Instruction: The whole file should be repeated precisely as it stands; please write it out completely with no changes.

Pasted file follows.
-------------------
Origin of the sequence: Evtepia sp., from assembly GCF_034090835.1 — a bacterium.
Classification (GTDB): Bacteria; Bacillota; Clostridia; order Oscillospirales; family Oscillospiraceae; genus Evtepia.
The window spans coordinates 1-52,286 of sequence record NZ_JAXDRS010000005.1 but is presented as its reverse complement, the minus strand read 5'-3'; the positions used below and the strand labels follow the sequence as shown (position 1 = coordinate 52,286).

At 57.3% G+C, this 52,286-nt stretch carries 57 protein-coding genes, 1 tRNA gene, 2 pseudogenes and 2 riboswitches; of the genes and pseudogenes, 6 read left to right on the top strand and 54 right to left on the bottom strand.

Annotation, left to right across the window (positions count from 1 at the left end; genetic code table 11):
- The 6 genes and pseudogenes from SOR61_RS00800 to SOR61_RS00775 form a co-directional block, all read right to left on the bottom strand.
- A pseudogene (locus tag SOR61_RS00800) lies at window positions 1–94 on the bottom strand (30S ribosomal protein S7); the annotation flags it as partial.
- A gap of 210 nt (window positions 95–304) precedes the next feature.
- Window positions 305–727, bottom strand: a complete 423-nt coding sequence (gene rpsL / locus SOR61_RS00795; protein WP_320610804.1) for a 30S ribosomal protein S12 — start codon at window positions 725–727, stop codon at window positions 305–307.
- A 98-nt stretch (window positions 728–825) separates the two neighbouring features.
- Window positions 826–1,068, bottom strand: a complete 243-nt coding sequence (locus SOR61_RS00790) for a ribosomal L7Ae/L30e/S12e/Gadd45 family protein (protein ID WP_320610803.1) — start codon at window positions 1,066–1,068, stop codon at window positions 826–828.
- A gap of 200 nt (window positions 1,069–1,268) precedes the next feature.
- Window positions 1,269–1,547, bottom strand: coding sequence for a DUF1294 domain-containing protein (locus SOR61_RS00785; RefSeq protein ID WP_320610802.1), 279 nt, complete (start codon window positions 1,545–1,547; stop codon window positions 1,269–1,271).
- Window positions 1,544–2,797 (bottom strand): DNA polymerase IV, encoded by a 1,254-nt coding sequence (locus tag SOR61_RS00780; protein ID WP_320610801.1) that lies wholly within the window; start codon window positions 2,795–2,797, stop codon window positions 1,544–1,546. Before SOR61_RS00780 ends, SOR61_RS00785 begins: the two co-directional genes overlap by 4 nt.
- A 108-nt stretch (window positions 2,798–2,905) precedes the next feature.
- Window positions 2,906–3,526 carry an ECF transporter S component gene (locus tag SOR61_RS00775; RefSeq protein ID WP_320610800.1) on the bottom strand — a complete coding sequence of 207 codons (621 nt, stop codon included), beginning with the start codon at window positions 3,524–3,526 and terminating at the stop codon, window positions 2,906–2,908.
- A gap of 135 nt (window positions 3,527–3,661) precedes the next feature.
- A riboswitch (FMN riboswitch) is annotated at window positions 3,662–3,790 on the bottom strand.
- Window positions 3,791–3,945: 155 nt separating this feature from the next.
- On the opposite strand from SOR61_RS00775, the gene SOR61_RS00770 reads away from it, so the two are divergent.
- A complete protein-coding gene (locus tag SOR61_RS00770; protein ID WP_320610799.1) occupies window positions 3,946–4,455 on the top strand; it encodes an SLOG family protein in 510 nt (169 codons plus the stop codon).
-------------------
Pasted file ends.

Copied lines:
Origin of the sequence: Evtepia sp., from assembly GCF_034090835.1 — a bacterium.
Classification (GTDB): Bacteria; Bacillota; Clostridia; order Oscillospirales; family Oscillospiraceae; genus Evtepia.
The window spans coordinates 1-52,286 of sequence record NZ_JAXDRS010000005.1 but is presented as its reverse complement, the minus strand read 5'-3'; the positions used below and the strand labels follow the sequence as shown (position 1 = coordinate 52,286).

At 57.3% G+C, this 52,286-nt stretch carries 57 protein-coding genes, 1 tRNA gene, 2 pseudogenes and 2 riboswitches; of the genes and pseudogenes, 6 read left to right on the top strand and 54 right to left on the bottom strand.

Annotation, left to right across the window (positions count from 1 at the left end; genetic code table 11):
- The 6 genes and pseudogenes from SOR61_RS00800 to SOR61_RS00775 form a co-directional block, all read right to left on the bottom strand.
- A pseudogene (locus tag SOR61_RS00800) lies at window positions 1–94 on the bottom strand (30S ribosomal protein S7); the annotation flags it as partial.
- A gap of 210 nt (window positions 95–304) precedes the next feature.
- Window positions 305–727, bottom strand: a complete 423-nt coding sequence (gene rpsL / locus SOR61_RS00795; protein WP_320610804.1) for a 30S ribosomal protein S12 — start codon at window positions 725–727, stop codon at window positions 305–307.
- A 98-nt stretch (window positions 728–825) separates the two neighbouring features.
- Window positions 826–1,068, bottom strand: a complete 243-nt coding sequence (locus SOR61_RS00790) for a ribosomal L7Ae/L30e/S12e/Gadd45 family protein (protein ID WP_320610803.1) — start codon at window positions 1,066–1,068, stop codon at window positions 826–828.
- A gap of 200 nt (window positions 1,069–1,268) precedes the next feature.
- Window positions 1,269–1,547, bottom strand: coding sequence for a DUF1294 domain-containing protein (locus SOR61_RS00785; RefSeq protein ID WP_320610802.1), 279 nt, complete (start codon window positions 1,545–1,547; stop codon window positions 1,269–1,271).
- Window positions 1,544–2,797 (bottom strand): DNA polymerase IV, encoded by a 1,254-nt coding sequence (locus tag SOR61_RS00780; protein ID WP_320610801.1) that lies wholly within the window; start codon window positions 2,795–2,797, stop codon window positions 1,544–1,546. Before SOR61_RS00780 ends, SOR61_RS00785 begins: the two co-directional genes overlap by 4 nt.
- A 108-nt stretch (window positions 2,798–2,905) precedes the next feature.
- Window positions 2,906–3,526 carry an ECF transporter S component gene (locus tag SOR61_RS00775; RefSeq protein ID WP_320610800.1) on the bottom strand — a complete coding sequence of 207 codons (621 nt, stop codon included), beginning with the start codon at window positions 3,524–3,526 and terminating at the stop codon, window positions 2,906–2,908.
- A gap of 135 nt (window positions 3,527–3,661) precedes the next feature.
- A riboswitch (FMN riboswitch) is annotated at window positions 3,662–3,790 on the bottom strand.
- Window positions 3,791–3,945: 155 nt separating this feature from the next.
- On the opposite strand from SOR61_RS00775, the gene SOR61_RS00770 reads away from it, so the two are divergent.
- A complete protein-coding gene (locus tag SOR61_RS00770; protein ID WP_320610799.1) occupies window positions 3,946–4,455 on the top strand; it encodes an SLOG family protein in 510 nt (169 codons plus the stop codon).